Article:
Big Bold Red is a lovely 6-year-old dark chestnut mare with a very nice pedigree (including Alydar and Seattle Slew). Her race owner gave her a year off from racing and then donated her to LOPE so that Big Bold could find a terrific new career.
Big Bold immediately impressed us with her sweet and sensible personality. Since she had been turned out for quite a while, we decided to give her month at LOPE before heading into our training program – so that she could have some handling and basic ground work before her more serious training began.
At LOPE, we found Big Bold to be just a delight to have on the ranch! She has such a kind and appealing way about her. We did some simple ground sessions with Big Bold and quickly discovered that she was an intelligent and thoughtful mare. When faced with something new to her, Big Bold wouldn’t get upset at all – she would simply slow down, put her thinking cap on and try to figure out what her handler was asking of her.
We also saw that Big Bold was a bit stiff in her jaw and poll. This is quite typical of ex-racehorses, as they often become accustomed to running in a frame that works easiest for them to accelerate and gallop powerfully down a track. Sometimes that racing frame can also produce muscle memory and patterns for the neck and head that aren’t as useful for pleasure riding though.
Once she had some ground sessions here, we decided to send Big Bold to Laura Whitfield at Poseidon Sport Horses to receive some training through LOPE’s racehorse education program. For the first couple of weeks, Laura worked with Big Bold to introduce her to the new training barn’s routine. Big Bold learned all about cross ties, standing still while other horses clomped up and down the barn aisle, working in the covered arena and so on.
So far, Big Bold has done very well with her ground work and all-around handling. Laura reports that she is a gentle, sensible mare with a heart of gold. As we said above, like many horses from the track, Big Bold has a bit of brace in her poll and jaw. On Big Bold, this shows up as tightness on the right side of her poll and jaw — she really wants to tilt to the left (as she is doing in the first photo here).
With a horse as sweet as Big Bold, some trainers might be tempted to just get her under saddle quickly. But Laura likes to smooth out this type of physical tension first on the ground — so that Big Bold can be relaxed from her head to her withers on her first post-track ride.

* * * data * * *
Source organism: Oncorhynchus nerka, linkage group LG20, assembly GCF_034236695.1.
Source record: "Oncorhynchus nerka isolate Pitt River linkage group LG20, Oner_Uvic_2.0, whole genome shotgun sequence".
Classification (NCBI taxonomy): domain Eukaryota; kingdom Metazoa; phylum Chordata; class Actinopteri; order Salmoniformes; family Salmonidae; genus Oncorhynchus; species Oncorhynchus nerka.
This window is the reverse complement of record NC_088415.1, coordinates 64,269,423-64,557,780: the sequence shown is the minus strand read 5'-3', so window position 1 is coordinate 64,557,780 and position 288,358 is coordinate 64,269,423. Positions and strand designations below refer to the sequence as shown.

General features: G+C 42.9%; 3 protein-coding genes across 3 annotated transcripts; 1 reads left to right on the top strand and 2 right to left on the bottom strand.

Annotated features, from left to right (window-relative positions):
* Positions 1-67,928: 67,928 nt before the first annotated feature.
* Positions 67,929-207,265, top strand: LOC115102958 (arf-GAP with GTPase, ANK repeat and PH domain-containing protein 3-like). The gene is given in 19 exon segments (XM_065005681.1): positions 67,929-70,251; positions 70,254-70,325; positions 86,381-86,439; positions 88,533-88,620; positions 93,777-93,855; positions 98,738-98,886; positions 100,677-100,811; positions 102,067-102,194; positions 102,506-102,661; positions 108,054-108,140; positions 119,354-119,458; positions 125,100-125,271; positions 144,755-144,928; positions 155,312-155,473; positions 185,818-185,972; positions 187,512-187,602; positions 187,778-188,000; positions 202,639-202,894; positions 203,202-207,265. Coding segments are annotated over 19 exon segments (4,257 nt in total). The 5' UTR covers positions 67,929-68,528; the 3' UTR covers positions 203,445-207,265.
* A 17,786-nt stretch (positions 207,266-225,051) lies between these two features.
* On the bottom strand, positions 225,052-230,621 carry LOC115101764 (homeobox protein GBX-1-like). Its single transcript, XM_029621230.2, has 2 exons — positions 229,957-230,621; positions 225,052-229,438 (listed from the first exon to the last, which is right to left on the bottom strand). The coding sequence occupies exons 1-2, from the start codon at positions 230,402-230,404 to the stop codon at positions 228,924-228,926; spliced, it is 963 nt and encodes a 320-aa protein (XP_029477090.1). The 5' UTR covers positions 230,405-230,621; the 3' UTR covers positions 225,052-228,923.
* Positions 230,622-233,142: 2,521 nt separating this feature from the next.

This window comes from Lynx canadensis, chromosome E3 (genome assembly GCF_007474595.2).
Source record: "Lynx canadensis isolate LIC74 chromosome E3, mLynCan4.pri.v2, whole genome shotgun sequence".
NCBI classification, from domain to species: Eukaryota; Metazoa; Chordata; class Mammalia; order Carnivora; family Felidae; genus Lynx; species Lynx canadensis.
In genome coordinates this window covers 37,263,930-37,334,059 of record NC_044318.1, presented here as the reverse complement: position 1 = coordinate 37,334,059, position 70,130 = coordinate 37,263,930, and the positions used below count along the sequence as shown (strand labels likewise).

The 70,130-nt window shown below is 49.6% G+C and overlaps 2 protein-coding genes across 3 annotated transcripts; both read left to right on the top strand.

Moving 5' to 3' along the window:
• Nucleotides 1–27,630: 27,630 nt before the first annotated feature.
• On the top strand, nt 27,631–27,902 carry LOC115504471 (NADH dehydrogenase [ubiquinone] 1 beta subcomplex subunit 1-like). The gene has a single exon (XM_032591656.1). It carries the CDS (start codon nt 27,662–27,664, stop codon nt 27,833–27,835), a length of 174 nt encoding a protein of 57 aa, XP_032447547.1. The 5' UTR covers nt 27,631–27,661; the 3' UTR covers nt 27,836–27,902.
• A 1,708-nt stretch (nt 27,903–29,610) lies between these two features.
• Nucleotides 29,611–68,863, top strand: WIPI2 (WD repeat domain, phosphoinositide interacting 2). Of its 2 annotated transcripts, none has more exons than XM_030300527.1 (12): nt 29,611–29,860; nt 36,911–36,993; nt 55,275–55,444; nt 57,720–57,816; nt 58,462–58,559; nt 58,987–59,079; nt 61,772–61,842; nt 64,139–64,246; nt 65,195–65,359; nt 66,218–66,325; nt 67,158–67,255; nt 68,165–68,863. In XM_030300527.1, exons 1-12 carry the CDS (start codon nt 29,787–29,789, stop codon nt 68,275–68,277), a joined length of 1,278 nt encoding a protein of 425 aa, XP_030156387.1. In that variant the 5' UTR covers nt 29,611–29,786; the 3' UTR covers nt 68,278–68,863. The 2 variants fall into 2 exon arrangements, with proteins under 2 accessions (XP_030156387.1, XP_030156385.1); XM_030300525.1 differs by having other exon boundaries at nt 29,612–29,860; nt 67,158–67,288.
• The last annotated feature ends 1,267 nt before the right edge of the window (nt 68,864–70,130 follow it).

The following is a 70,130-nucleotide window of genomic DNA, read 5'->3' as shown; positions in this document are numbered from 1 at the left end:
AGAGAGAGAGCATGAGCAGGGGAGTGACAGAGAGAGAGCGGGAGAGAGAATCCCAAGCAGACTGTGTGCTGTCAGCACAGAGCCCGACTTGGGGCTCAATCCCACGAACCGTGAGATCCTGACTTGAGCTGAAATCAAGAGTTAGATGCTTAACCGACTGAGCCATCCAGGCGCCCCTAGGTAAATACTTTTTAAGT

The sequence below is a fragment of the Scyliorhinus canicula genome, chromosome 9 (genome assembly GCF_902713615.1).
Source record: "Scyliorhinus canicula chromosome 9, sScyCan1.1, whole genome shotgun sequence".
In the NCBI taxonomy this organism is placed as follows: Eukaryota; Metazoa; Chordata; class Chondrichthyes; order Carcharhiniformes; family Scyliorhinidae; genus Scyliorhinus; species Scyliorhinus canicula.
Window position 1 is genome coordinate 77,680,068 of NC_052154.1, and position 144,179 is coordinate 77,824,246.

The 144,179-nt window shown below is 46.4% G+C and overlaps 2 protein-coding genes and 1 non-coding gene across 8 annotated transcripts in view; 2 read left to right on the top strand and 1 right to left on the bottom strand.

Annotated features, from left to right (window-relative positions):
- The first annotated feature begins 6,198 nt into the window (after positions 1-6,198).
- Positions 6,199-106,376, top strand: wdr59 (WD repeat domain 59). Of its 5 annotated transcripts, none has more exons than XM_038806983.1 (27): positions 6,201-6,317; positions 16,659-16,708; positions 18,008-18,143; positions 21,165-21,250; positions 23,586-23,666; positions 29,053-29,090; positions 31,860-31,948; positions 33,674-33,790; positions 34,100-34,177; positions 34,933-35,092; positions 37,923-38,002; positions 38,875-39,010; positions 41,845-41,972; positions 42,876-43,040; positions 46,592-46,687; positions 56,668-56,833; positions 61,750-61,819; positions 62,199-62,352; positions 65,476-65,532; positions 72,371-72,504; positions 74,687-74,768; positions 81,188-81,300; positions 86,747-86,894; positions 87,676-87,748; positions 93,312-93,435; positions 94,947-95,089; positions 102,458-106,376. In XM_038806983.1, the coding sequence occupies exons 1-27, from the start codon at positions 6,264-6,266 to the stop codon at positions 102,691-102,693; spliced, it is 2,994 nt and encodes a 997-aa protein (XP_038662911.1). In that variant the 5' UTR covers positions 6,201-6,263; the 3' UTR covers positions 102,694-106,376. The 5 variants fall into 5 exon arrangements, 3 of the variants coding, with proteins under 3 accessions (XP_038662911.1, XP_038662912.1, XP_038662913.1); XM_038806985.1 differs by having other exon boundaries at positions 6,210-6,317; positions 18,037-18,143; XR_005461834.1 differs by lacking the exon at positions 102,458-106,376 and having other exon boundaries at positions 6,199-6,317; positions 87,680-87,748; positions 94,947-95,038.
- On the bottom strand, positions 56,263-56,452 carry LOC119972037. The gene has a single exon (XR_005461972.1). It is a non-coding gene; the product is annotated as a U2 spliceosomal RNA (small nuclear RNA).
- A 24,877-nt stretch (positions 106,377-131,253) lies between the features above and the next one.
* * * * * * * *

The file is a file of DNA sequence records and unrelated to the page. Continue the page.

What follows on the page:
In the second photo, Laura is helping Big Bold learn to relax her jaw and base of her neck — so that she can turn more easily to the right. Note where Laura’s hands are on Big Bold — she is gently supporting Big Bold where she is tight in those two areas — so that Big Bold can feel that Laura “gets” that this move is difficult for Big Bold.
At first, Big Bold’s flex to the right was a bit clunky (like a robot dance move) — but with each release and each “ask” for the same flex, the movement becomes more and more easy. And it feels good for Big Bold too! By the end of one session, she definitely was coming to the conclusion that giving and softening to the right thing was actually pretty fun to do!
Laura will start Big Bold back into riding work within the next week or so. From all signs, Big Bold appears to be the kind of horse who will enjoy being under saddle work. She genuinely seems to love people and enjoys learning new things. Big Bold is young and green – but she is not the type of horse whose first response is to be emotionally reactive or nervous about the world. At heart, Big Bold is showing a steady character and incredibly willing temperament.
We are so happy to see Big Bold in training and are looking forward to watching her progress! Big Bold will be available for adoption at LOPE once her adoption fee is set (which will be very soon) – see more details on her adoption listing page.